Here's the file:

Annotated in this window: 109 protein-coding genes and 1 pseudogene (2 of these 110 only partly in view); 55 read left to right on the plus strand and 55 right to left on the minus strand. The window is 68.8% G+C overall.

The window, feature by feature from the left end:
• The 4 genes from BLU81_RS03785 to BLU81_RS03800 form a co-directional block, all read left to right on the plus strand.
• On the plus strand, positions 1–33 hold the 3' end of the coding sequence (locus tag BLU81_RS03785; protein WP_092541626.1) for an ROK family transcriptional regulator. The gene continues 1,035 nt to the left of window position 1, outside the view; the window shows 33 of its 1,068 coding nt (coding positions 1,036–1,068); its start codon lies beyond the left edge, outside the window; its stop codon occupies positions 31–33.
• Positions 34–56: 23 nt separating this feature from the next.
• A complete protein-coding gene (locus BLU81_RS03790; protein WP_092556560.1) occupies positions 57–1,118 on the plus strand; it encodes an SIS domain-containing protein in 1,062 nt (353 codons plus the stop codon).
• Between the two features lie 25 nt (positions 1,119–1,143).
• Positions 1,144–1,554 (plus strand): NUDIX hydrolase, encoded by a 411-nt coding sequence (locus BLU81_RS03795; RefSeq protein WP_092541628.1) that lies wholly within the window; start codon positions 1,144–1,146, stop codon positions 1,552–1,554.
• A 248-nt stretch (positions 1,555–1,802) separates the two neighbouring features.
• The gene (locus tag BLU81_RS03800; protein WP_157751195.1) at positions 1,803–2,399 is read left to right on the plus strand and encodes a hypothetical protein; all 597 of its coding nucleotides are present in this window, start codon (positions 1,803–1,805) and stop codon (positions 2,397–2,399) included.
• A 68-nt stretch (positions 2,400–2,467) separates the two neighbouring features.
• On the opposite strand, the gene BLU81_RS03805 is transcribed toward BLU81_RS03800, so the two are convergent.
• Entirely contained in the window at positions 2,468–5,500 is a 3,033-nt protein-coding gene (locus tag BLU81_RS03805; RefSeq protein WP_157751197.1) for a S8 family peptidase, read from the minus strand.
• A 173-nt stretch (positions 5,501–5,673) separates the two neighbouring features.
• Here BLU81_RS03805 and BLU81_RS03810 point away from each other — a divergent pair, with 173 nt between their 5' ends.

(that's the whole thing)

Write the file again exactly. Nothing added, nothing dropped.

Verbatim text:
Annotated in this window: 109 protein-coding genes and 1 pseudogene (2 of these 110 only partly in view); 55 read left to right on the plus strand and 55 right to left on the minus strand. The window is 68.8% G+C overall.

The window, feature by feature from the left end:
• The 4 genes from BLU81_RS03785 to BLU81_RS03800 form a co-directional block, all read left to right on the plus strand.
• On the plus strand, positions 1–33 hold the 3' end of the coding sequence (locus tag BLU81_RS03785; protein WP_092541626.1) for an ROK family transcriptional regulator. The gene continues 1,035 nt to the left of window position 1, outside the view; the window shows 33 of its 1,068 coding nt (coding positions 1,036–1,068); its start codon lies beyond the left edge, outside the window; its stop codon occupies positions 31–33.
• Positions 34–56: 23 nt separating this feature from the next.
• A complete protein-coding gene (locus BLU81_RS03790; protein WP_092556560.1) occupies positions 57–1,118 on the plus strand; it encodes an SIS domain-containing protein in 1,062 nt (353 codons plus the stop codon).
• Between the two features lie 25 nt (positions 1,119–1,143).
• Positions 1,144–1,554 (plus strand): NUDIX hydrolase, encoded by a 411-nt coding sequence (locus BLU81_RS03795; RefSeq protein WP_092541628.1) that lies wholly within the window; start codon positions 1,144–1,146, stop codon positions 1,552–1,554.
• A 248-nt stretch (positions 1,555–1,802) separates the two neighbouring features.
• The gene (locus tag BLU81_RS03800; protein WP_157751195.1) at positions 1,803–2,399 is read left to right on the plus strand and encodes a hypothetical protein; all 597 of its coding nucleotides are present in this window, start codon (positions 1,803–1,805) and stop codon (positions 2,397–2,399) included.
• A 68-nt stretch (positions 2,400–2,467) separates the two neighbouring features.
• On the opposite strand, the gene BLU81_RS03805 is transcribed toward BLU81_RS03800, so the two are convergent.
• Entirely contained in the window at positions 2,468–5,500 is a 3,033-nt protein-coding gene (locus tag BLU81_RS03805; RefSeq protein WP_157751197.1) for a S8 family peptidase, read from the minus strand.
• A 173-nt stretch (positions 5,501–5,673) separates the two neighbouring features.
• Here BLU81_RS03805 and BLU81_RS03810 point away from each other — a divergent pair, with 173 nt between their 5' ends.